My speech on the Government gutting the GreenWay
The Hon. PENNY SHARPE [6.33 p.m.]: Tonight I speak about the failure of the Government to listen to the community and fund a grassroots community initiative that would have provided health and environmental benefits for the community of Sydney's inner west. Last weekend about 200 people turned out to support a community protest in aid of the GreenWay corridor extension from Lilyfield to Dulwich Hill. GreenWays are linear parks or corridors of protected open space. The inner west GreenWay corridor would provide a safe cycling route connecting Cooks River in Dulwich Hill with Sydney Harbour at Iron Cove in Leichhardt. It would include the disused Rozelle-Dulwich Hill goods railway corridor and the Hawthorne Canal valley. Following the announcement by Labor that light rail would be extended from Lilyfield to Dulwich Hill, local residents, community group Friends of the GreenWay and local councils worked together to lobby for the GreenWay—a walking and cycling path together with a number of bushcare sites—to be included in the scope of the light rail project.
In July last year the Labor Government announced that the GreenWay would be included in the light rail extension project. It was a win for the community and a win for Sydney, with the first environmentally sustainable, integrated transport corridor providing an active transport alternative for the community. But the new transport Minister, Gladys Berejiklian, has now deferred the GreenWay without a single mention on a single line of the budget papers. The Government is all talk and no action on light rail. It has made much of its light rail revolution and has spent plenty of time talking about feasibility studies but it has committed only $103 million to expand light rail, with the funding going to the inner west light rail. What about the GreenWay? It has been deferred. Work on the light rail extension has begun already, including replacing the ballast, sleepers and rail track to ensure a reliable, safe and comfortable light rail passenger service. The proposed GreenWay corridor is integrated with the light rail. Surely it makes more sense to build both those projects together.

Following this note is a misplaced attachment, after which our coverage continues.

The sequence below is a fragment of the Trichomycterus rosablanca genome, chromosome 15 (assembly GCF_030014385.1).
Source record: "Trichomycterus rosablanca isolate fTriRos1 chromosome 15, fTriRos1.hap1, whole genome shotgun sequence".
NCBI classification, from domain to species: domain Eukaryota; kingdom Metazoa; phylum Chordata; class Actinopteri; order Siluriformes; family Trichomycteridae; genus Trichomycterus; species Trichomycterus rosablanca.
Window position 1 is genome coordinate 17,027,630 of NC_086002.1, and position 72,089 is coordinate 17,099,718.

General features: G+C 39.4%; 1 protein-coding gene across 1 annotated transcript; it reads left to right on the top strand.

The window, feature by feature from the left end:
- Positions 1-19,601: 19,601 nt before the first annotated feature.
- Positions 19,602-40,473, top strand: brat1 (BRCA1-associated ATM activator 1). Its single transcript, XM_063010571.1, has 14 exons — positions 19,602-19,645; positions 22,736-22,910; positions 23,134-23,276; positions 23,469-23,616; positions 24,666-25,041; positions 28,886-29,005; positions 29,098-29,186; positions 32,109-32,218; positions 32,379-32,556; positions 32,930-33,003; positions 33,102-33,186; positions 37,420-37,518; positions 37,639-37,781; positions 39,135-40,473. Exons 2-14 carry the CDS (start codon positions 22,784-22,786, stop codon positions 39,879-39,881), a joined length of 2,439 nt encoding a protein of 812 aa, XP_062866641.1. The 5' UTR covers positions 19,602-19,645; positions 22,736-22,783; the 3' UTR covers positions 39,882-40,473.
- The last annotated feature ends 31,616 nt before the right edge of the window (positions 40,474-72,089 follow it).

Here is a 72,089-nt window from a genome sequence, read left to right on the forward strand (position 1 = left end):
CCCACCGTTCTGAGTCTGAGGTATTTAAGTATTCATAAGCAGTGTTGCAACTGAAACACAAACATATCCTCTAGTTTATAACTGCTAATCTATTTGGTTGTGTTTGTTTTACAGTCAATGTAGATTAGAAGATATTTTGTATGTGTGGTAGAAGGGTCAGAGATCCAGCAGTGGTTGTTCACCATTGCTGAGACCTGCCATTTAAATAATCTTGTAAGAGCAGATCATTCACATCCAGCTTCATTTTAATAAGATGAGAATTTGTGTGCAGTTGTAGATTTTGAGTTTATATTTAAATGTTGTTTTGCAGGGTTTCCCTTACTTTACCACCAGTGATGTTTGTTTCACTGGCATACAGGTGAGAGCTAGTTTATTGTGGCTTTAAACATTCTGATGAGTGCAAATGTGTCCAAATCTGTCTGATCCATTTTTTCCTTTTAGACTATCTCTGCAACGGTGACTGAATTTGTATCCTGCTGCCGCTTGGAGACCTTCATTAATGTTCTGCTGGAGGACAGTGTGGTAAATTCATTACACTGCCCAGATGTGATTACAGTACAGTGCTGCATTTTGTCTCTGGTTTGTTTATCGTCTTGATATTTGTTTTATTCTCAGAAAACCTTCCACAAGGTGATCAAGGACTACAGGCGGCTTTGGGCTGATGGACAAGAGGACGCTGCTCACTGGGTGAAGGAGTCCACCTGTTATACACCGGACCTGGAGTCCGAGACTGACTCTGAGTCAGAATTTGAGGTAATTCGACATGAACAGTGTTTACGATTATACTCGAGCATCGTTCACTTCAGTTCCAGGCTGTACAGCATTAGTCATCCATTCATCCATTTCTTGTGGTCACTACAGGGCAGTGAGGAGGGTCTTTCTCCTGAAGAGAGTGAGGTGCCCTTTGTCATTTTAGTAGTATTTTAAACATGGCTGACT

The inner west GreenWay is a grassroots community vision to provide a tree-lined cycling and walking trail and wildlife corridor linking the sub-catchments of two of Sydney's most important waterways. The proposed GreenWay could provide safe and pleasant walking and cycling to schools, shops and parks in the area; access to popular pathways and open space at Cooks River and the Bay Run; a ribbon of native vegetation between the two waterways with fewer weeds; safe crossings under busy roads such as Parramatta and New Canterbury roads; and a model for better coordination of environmental initiatives in the catchment areas surrounding the corridor. This GreenWay corridor is unique and includes five kilometres of waterways, two kilometres of harbour foreshore and three kilometres of riverbank. It also includes six established bushcare sites, with six more starting soon and another 20 on the way. It has 25,000 mature trees, 20,000 square metres of recreated turpentine-ironbark bush habitat and roughly 500 hectares of urban habitat. Further, 25 schools and educational centres, including three high schools, are located along the route, as well as 20 large parks and numerous pocket parks, two swimming centres, three bowls clubs and a golf course.
The GreenWay would connect the community to all these resources in an environmentally sustainable way and provide a safe route to schools, parks and community facilities. The GreenWay is a blueprint for active transport integrated with public transport. It would also provide urban bushland regeneration and preservation zones, allow for natural habitats in a densely populated suburban location and provide a green corridor for animals to migrate between isolated pockets of natural habitat within the city. Yet this Government has chosen to defer the GreenWay. We do not know whether it will ever be built. This Government makes extraordinary claims that public transport fares will be forced to rise because of the carbon tax, yet it shows no vision in supporting an eco-friendly addition to public transport.
The GreenWay Project has been worked on for more than 10 years. It has the support of local residents, councils, environmental groups and campaigners to incorporate it into the development of the light rail network corridor. It also is supported by the New South Wales Environmental Trust and Sydney Water and previously Transport New South Wales and RailCorp. That support has obviously been pulled by the incoming Government, which has decided that the GreenWay Project is not worth it. I ask the Government: Why will it not fund this initiative now? Why will it not give the community an answer? Deferring the project is not an answer.
The Government must commit to the GreenWay and build it now.